Tips on Letters of Recommendation for Law School Applications
When thinking about whom to ask for letters of recommendation for your law school applications, please do not – ever – ask family friends to write letters on your behalf.
(This post was originally published by Ann Levine five years ago, but was updated on 10/1/2012)
First, tell all those well-meaning, successful friends of your parents, “thanks, but no thanks.” Why can’t that nice judge who has played golf with your dad for 25 years write a letter? Think about what he might say (because trust me, I’ve read it) –
As a friend of Joey’s father for the past 22 years, I have heard stories of Joey’s progress during our weekly golf outings. I have seen Joey grow from a young boy to a college student who is bright and inquisitive. He is unfailingly polite and his parents are very proud of his accomplishments at fill-in-the-blank college. It is my understanding he did very well on his LSATs and that he has been active in community service and in his church. I am confident he will make an outstanding law student.
BLECH. I promise, even if you’ve been out of school for 10 years and don’t want your boss to know you’re applying to law school, we can find someone better to write a letter of recommendation for you. Scared of burning a bridge when someone already offered to write a letter? Tell him (if you’re applying to the law school he attended) it would be so nice if he might make a phone call on your behalf after your application is complete at the school.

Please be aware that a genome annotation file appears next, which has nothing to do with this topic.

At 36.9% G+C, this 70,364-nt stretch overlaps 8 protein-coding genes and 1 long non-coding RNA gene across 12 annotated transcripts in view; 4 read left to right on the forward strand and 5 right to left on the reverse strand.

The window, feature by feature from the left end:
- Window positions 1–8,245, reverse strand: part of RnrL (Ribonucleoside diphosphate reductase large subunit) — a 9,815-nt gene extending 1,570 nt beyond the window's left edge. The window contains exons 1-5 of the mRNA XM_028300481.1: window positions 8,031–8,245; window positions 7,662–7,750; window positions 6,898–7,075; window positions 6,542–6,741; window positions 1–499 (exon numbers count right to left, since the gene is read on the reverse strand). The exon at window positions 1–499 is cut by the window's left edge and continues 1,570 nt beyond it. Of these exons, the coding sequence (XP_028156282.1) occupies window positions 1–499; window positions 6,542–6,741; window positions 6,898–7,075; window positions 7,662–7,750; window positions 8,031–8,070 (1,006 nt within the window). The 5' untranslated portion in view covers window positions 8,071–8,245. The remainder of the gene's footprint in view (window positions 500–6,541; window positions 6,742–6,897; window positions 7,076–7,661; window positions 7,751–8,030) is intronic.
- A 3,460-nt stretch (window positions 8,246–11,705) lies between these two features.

Think about why a letter of recommendation is important: The writer is the only person who gets to talk in your application other than YOU. He/She can say things you can’t say about yourself (you’d sound arrogant). Your letter writer must say things about you that he/she knows from personal experience. And the things he/she says must be relevant to your law school application.
Who do law schools want to hear from? They want to hear from people in a position to share something meaningful about your academic abilities: primarily, writing ability, communication skills, research experience, class participation, the seriousness with which you approach your studies, etc. A work supervisor can do this as well, but not a co-worker. The key to success is for the writer to offer specific examples rather than blanket praise.
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Ann Levine is the author of the best selling law school admission guide book: The Law School Admission Game and made admissions decisions at two ABA-approved law schools. In 2004 she founded Law School Expert and has helped thousands of applicants navigate the tough process to get into law school.
Get a free consultation with Ann on your own law school admissions journey today.